"These editors have the respect, visibility, and track-record to make this volume a contribution to the field of Internet studies. It will be adopted as an upper-division text and can also serve as a valuable reference work for doctoral students. "These editors have the respect, visibility, and track-record to make this volume a contribution to the field of Internet studies. It will be adopted as an upper-division text and can also serve as a valuable reference work for doctoral students. Given its broad mix of qualitative and quantitative approaches, this work should have wide appeal across the Social Sciences and Information Studies."
-- Sandra J. Ball-Rokeach, Annenberg School for Communication, University of Southern California
Within the developed world, much of society experiences political, economic, and cultural life through a set of communication technologies barely older than many citizens. Society Online: The Internet in Context examines how new media technologies have not simply diffused across society, but how they have rapidly and deeply become embedded in our organizations and institutions.
Society Online is not exclusively devoted to a particular technology, or specifically the Internet, but to a range of technologies and technological possibilities labeled "new media." Rather than trying to cover every possible topic relating to new communication technologies, this unique text is organized by how these new technologies mediate the community, political, economic, personal, and global spheres of our social lives. Editors Philip N. Howard and Steve Jones explore the multiple research methods that are required to understand the embeddedness of new media.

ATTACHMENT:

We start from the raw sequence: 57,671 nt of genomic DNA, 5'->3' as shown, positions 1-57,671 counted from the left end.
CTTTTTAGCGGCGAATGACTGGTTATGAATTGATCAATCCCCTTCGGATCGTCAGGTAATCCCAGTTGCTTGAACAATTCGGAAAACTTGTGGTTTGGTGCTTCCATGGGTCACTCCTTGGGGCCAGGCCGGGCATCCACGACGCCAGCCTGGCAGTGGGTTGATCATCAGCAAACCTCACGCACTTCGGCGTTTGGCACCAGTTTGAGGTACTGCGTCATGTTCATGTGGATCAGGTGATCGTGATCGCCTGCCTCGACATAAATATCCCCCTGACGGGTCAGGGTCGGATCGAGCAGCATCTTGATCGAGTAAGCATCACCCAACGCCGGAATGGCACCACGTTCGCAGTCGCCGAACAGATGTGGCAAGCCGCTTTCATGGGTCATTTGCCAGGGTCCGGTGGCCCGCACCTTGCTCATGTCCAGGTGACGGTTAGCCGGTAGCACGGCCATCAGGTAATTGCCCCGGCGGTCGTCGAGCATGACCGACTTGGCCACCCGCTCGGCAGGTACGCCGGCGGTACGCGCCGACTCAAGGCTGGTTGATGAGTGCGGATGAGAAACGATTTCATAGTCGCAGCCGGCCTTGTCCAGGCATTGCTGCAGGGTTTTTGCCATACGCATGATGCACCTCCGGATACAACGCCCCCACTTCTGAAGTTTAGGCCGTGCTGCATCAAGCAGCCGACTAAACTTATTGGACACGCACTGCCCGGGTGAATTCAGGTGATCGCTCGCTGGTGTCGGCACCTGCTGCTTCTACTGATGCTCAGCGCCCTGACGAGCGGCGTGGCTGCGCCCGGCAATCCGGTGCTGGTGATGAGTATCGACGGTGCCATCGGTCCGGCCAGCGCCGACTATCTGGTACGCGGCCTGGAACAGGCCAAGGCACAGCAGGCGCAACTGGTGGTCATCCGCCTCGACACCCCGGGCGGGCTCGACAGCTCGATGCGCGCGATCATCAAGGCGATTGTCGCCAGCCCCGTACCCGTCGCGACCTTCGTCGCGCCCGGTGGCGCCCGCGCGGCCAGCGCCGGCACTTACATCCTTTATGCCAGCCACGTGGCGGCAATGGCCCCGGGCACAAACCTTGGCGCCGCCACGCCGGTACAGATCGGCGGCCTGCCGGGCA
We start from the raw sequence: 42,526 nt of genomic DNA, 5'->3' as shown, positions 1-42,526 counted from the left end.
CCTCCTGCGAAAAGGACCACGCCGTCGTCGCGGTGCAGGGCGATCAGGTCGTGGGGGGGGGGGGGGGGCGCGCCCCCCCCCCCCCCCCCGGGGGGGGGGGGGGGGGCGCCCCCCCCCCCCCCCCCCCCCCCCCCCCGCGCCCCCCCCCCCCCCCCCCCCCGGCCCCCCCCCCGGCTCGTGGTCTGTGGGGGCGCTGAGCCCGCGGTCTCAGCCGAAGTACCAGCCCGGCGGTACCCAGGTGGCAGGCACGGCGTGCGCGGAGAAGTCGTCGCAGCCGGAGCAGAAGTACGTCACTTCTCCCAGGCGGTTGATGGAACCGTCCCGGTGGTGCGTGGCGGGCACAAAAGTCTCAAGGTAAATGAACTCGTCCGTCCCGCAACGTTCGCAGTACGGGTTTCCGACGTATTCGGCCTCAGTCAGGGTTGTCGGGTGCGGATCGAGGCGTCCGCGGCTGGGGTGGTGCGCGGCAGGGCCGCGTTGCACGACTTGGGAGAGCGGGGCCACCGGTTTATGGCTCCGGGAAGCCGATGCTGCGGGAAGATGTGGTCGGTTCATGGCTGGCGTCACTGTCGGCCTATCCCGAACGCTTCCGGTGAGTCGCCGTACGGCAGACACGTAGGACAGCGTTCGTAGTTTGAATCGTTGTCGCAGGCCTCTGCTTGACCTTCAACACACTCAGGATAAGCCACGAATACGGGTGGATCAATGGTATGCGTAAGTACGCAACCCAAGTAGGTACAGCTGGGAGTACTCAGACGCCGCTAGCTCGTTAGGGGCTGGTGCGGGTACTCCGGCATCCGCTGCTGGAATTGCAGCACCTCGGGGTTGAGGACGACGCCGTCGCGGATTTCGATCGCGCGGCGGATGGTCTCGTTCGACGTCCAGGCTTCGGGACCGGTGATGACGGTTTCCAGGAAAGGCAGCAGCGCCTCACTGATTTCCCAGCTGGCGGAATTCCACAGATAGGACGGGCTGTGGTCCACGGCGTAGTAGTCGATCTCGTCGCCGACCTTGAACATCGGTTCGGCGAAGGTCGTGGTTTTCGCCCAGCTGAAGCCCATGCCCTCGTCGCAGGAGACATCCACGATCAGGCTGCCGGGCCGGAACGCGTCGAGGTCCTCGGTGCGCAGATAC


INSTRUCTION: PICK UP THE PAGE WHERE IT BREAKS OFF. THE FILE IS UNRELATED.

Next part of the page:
Society Online discusses the findings of the Pew Internet and American Life Project and is the first book to bring together leading social scientists to provide the most comprehensive and far-reaching Internet research data sets and to contextualize Internet use in modern life. The book features contributions by leading scholars from across the social sciences using a range of research techniques including systematic content analysis; comparative methods; quasi-experimental methods; probit; ordinary least squares and logistic regression analysis; small focus groups; historical, archival, and survey methods; ethnographic and auto-ethnographic work; and comparative analyses of policy traditions to probe, analyze, and understand the Internet in the context of everyday life.
Society Online is designed for undergraduate and graduate students taking media studies courses in the areas of Communication, Sociology, Political Science, Anthropology, Cultural Studies, Information Sciences, and American Studies.